As for the rest, if the Tories lose, I very much hope your vision is right ,the Tory party is renewed, (possibly under Gove or Hague ) and sweeps to victory in 8 or so (very) long years from now.

    But if not,God help us.

  • Paul

    I really think it is you who does not “get it”.

    Cameron was elected leader for one reason – the Tory party sensed he was the man to make their party electable once more.

    Everything he has subsequently said and done is with this aim in mind.

    Before his ascendancy, the Tory party was in pieces. It was so deeply unfashionable that even its natural voters were too embarassed to admit their support.

    Cameron is making it ok for voters to like his party. Jamie Oliver recently said that “I like the man”. Only 12 months ago it would have been commercial suicide for a celebrity so dependant on his public image to admit liking the leader of the Tory party. This is no longer the case.

    Blair made one critical mistake – blindly supporting Bush in his disastrous invasion of Iraq. Cameron is trying to be Blair minus Iraq (and devotion to America).

    When pitted against a surly Brown, he will win.

    As to whether this is in the country’s best interests, is not Cameron’s main concern. His job is to get the Conservative party back into power by making it socially acceptable to vote Tory. He is succeding.

  • His job is to get the Conservative party back into power by making it socially acceptable to vote Tory. He is succeding.

    It remains to be seen how much he is succeding but I see it as my job to try and attack his support amongst natural (or at least former) Tory voters by pointing out that it is pointless to wish for a Tory victory if it will just result in more Blairism.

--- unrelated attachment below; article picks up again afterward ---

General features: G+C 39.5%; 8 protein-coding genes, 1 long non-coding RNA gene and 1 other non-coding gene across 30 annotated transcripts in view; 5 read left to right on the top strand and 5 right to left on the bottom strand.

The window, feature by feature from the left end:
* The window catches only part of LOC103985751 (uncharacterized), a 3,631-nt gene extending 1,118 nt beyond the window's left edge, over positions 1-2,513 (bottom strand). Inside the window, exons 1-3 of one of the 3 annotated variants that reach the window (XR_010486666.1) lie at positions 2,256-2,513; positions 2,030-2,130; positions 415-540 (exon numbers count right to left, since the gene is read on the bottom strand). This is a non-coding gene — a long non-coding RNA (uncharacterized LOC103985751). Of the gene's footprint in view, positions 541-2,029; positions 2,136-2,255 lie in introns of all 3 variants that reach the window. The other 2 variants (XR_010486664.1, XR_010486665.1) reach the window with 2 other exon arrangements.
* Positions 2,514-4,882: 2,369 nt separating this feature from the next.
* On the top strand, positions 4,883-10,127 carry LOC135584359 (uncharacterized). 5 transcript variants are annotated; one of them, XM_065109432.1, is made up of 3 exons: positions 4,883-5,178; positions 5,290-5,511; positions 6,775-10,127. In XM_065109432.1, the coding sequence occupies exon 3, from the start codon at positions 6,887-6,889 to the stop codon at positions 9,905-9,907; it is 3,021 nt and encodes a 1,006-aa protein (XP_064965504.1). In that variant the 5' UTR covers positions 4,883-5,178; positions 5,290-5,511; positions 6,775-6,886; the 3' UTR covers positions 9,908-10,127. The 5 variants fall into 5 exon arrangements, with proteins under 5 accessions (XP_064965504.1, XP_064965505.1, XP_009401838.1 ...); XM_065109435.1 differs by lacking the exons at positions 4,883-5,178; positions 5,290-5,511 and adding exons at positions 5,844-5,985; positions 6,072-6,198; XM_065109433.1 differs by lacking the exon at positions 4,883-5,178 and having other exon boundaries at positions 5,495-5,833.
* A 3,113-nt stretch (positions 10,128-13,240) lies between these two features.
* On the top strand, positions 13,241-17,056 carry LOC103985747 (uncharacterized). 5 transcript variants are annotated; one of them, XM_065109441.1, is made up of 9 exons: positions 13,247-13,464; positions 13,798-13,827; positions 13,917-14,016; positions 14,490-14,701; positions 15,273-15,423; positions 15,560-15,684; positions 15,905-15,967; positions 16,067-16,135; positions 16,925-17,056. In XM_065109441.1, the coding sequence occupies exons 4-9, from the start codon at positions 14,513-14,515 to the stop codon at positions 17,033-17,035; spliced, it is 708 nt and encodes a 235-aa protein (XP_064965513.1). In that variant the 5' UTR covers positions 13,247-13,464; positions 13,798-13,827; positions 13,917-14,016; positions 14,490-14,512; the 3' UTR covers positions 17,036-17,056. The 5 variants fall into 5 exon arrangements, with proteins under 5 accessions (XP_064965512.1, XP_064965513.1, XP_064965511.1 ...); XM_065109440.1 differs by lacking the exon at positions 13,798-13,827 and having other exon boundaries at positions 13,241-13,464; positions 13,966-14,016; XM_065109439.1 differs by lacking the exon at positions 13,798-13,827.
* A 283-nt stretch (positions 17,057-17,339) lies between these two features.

• Midwesterner

    Many decades ago I learned that anyone who will lie for me, will lie to me.

    It would pay to keep this in mind when predicting the future actions of Mr Cameron.

  • Perry

    I am sure you’re right. A vote for Cameron is a vote for inaction, a vote to bumble along hoping that the wheels dont fall off, a vote to appease as many people as possible, a vote to ignore the issues of the day, a vote for short-termism.

    However, i dont see the country being ready to face tough choices as they were in 1979.

    The economy is just fine. Everyone who wants a job has one. House prices are high. The NHS still works (albeit just). Crime is low (albeit rising). Immigration is an irritant (not a threat, yet).

    Whilst the population is content to sedate itself with the drugs of television and celebrity, there is no call for a radical leader.

    The next time you’re on the tube, make a note of what people are doing; 50% will be reading gossip mags, 25% reading free lite-news papers and the other 25% will be sedated by their ipods.

    This is not the sign of a population that wants radical change.

  • Midwestener is on good form here:

    “Many decades ago I learned that anyone who will lie for me, will lie to me.”

    Best regards

  • Paul Marks

    O.K. I should not have used the words “get it” – sorry.